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EDITORIAL: What was behind the recalled diplomats’ gesture?

Yesterday coincided with the 26th anniversary of the liberation of Kabgayi which briefly served as the headquarters of the fleeing Genocidal government. It was also the seat of the Catholic Church in Rwanda and for that reason was under media scrutiny.

For the few Tutsis who had survived massacres in the surrounding areas, Kabgayi became their best sanctuary because the Genocidaires dared not commit mass murder in front of cameras. The best they could do was to select a few every night to be taken and killed.

 

Before the interim government fled to Kabgayi, they had unleashed terror in Kigali which took many, beginning on April 7, 1994 with Prime Minister Agathe Uwilingiyimana and ten Belgian peacekeepers who were assigned to guard her.

 

A memorial was erected at Camp Kigali where the peacekeepers were killed and every year, on April 7, a function takes place there to honour them. Last year it was Prime Minister Charles Michel himself who graced the ceremony.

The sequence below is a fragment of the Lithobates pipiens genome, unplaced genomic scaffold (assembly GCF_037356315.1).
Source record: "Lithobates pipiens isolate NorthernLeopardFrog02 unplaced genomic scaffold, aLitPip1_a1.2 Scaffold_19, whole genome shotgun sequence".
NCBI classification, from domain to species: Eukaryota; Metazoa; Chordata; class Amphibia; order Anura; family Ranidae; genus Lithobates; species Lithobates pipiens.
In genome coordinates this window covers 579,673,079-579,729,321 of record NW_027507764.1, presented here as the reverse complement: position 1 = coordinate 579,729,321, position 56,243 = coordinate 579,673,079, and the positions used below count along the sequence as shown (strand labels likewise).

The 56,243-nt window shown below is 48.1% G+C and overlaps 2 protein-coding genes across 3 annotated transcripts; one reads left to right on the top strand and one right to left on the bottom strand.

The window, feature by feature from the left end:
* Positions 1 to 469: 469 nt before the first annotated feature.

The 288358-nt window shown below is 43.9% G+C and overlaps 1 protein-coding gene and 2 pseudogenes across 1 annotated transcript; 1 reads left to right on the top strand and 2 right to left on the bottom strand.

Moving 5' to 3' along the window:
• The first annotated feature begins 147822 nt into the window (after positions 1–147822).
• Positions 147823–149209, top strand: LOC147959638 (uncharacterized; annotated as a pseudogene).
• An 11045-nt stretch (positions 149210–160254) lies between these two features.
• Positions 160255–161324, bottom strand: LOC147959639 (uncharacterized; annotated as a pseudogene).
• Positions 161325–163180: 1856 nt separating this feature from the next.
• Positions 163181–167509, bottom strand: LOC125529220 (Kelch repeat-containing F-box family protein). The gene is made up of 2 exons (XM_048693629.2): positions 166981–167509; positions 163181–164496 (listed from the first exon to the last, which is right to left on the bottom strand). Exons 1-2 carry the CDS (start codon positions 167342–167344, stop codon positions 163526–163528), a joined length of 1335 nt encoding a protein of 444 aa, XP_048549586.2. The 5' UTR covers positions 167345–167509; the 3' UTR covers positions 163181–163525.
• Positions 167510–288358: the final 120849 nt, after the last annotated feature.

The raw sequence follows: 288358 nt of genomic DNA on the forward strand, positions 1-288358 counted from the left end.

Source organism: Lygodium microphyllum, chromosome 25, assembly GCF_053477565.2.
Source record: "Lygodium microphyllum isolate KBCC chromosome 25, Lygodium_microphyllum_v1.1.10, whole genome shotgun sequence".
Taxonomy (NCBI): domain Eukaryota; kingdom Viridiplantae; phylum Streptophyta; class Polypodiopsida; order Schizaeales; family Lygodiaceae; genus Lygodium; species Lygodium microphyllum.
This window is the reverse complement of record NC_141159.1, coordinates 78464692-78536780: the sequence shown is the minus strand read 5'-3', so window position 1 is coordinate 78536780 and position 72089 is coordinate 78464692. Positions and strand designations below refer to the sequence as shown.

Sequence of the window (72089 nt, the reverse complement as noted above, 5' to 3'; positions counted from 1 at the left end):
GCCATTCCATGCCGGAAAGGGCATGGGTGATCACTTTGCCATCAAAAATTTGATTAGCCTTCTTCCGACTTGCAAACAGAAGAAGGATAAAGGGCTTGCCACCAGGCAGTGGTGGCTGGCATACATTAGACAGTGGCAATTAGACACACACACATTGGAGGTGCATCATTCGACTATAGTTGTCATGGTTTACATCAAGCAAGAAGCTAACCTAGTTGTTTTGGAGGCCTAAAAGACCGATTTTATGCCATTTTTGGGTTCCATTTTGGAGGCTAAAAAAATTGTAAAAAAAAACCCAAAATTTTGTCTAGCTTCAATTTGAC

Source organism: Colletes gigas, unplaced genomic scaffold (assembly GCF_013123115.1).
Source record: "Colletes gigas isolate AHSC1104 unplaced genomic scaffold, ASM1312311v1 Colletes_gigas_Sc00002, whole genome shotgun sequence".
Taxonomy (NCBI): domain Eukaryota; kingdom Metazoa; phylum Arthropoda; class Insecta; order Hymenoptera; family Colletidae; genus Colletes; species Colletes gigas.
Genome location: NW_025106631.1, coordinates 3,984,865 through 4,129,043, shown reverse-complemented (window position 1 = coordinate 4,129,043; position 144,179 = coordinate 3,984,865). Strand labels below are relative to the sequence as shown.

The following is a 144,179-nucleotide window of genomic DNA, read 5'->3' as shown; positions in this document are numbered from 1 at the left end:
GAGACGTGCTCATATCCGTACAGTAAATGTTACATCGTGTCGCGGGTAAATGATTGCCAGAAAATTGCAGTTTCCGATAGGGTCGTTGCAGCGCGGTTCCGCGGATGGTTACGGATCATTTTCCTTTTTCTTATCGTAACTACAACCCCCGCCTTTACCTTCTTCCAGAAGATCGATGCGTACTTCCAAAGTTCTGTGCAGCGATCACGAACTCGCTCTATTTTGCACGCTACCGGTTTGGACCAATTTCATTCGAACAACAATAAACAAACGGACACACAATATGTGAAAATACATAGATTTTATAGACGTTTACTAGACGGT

So, it does not come as a surprise to learn that two senior Belgian diplomats had been recalled for breaking with the norm in what could be interpreted as making a political statement, a stale one.

This year, instead of holding the ceremony the day the peacekeepers were killed, the diplomats held it a day earlier, the day President Juvenal Habyarimana was killed. It is the same date Rwandan exiles, genocide sympathisers and some implicated in the Genocide commemorate, Coincidence?

Whatever the case, it was a diplomatic faux pas that merits not merely recalling the said diplomats; an official public apology is in order as it was not a snub at the government only, but a smack in the face of Genocide survivors.

editor@newtimesrwanda.com

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